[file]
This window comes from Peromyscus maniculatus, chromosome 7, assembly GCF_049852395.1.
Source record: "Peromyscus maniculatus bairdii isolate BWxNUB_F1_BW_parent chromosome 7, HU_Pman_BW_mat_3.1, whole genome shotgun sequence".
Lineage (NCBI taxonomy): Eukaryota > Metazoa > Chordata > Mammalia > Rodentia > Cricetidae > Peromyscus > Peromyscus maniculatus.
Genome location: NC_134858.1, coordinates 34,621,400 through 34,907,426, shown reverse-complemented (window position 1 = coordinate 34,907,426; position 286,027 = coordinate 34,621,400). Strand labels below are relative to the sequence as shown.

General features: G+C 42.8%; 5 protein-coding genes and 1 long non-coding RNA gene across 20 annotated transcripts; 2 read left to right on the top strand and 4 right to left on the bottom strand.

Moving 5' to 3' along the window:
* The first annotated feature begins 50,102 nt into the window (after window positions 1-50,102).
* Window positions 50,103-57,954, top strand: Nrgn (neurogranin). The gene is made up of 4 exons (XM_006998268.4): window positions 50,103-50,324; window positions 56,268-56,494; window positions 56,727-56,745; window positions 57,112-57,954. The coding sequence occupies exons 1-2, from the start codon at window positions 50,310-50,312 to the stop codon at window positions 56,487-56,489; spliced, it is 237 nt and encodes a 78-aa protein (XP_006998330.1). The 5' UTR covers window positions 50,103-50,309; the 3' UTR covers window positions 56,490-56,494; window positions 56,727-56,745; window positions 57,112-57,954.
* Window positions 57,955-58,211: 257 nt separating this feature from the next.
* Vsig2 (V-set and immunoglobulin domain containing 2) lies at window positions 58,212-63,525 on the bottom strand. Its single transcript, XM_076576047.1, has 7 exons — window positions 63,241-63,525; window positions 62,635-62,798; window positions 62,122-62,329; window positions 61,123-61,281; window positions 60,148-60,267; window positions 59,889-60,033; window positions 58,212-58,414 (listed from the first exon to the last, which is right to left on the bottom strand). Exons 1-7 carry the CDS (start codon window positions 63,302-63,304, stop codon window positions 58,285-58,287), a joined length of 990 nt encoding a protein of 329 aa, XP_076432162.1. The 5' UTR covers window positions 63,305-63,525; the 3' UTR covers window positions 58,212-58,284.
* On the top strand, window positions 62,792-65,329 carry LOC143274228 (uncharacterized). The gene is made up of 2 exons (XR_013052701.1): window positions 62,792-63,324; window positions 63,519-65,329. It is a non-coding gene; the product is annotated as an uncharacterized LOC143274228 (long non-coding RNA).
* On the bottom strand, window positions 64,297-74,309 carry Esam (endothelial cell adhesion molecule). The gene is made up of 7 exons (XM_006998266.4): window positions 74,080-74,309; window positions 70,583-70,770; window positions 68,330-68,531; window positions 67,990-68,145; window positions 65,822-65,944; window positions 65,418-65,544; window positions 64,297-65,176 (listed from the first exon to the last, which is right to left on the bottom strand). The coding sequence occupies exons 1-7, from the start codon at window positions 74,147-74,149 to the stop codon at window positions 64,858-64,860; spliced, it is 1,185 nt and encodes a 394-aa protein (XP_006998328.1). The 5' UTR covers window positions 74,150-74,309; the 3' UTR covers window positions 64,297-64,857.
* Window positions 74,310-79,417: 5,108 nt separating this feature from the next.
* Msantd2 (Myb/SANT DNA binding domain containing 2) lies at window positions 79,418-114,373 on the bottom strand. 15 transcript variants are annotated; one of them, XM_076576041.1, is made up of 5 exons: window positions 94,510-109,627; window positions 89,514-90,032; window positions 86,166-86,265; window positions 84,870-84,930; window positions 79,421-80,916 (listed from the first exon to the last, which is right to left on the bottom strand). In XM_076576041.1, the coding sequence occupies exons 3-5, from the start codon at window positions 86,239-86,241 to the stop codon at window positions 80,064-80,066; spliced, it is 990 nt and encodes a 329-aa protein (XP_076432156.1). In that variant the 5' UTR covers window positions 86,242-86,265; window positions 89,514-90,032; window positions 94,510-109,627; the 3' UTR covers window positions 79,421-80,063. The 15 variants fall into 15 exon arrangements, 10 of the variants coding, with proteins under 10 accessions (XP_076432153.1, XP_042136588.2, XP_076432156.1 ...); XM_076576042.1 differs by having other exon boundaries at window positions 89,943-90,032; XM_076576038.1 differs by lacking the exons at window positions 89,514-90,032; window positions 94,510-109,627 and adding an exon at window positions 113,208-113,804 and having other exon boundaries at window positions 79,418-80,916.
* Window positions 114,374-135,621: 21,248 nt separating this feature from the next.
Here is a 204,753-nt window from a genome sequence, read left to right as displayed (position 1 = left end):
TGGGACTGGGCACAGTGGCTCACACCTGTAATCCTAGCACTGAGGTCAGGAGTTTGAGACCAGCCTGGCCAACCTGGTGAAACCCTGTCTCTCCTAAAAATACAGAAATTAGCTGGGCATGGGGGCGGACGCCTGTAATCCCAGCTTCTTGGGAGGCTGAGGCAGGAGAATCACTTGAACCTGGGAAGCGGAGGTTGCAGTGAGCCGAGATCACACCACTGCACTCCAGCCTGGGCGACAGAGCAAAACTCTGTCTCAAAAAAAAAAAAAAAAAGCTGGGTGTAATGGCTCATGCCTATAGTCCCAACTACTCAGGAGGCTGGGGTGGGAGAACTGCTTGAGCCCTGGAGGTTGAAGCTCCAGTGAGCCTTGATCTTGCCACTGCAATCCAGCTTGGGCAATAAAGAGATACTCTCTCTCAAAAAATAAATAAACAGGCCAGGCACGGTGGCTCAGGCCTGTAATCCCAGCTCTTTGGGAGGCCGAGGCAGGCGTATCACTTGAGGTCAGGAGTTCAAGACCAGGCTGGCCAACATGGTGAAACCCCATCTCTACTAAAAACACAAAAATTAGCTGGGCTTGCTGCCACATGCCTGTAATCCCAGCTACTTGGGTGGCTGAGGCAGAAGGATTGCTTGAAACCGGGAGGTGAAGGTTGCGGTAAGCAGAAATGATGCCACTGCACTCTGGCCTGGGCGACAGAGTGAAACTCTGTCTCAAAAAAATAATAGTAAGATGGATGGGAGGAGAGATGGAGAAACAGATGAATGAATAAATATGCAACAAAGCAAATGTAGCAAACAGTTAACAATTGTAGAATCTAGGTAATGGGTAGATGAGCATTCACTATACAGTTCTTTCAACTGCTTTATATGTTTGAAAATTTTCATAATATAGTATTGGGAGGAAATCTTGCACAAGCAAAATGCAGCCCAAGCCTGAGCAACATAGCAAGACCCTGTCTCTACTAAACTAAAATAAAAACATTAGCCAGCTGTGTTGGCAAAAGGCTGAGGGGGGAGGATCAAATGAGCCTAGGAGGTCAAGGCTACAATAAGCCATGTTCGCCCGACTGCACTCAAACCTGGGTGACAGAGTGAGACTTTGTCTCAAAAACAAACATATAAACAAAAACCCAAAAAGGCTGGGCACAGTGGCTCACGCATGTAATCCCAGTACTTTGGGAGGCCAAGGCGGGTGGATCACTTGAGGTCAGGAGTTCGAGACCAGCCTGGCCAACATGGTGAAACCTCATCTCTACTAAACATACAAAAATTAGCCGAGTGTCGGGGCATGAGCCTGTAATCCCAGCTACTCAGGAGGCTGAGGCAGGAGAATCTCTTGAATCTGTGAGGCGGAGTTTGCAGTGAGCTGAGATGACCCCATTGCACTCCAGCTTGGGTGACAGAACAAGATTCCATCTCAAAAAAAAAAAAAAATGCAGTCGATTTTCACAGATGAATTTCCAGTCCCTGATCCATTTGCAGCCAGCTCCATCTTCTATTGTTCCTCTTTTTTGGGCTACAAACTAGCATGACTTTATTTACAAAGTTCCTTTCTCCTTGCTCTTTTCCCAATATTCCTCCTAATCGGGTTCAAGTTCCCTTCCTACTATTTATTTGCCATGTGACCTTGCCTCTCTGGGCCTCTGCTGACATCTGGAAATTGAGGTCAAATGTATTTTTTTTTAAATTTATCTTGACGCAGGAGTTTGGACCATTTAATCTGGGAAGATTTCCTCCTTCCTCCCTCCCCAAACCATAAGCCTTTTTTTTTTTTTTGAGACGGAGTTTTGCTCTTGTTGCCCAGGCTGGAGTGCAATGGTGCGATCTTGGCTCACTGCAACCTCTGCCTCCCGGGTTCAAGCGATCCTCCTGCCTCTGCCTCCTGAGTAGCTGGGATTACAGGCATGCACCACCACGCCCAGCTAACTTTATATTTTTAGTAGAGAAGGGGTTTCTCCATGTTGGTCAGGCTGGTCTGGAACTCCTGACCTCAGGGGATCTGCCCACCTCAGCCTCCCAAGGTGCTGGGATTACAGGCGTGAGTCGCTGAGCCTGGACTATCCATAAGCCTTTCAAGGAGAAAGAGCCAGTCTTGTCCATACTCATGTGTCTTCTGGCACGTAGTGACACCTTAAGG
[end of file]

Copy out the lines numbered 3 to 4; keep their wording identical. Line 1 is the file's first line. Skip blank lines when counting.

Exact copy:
Lineage (NCBI taxonomy): Eukaryota > Metazoa > Chordata > Mammalia > Rodentia > Cricetidae > Peromyscus > Peromyscus maniculatus.
Genome location: NC_134858.1, coordinates 34,621,400 through 34,907,426, shown reverse-complemented (window position 1 = coordinate 34,907,426; position 286,027 = coordinate 34,621,400). Strand labels below are relative to the sequence as shown.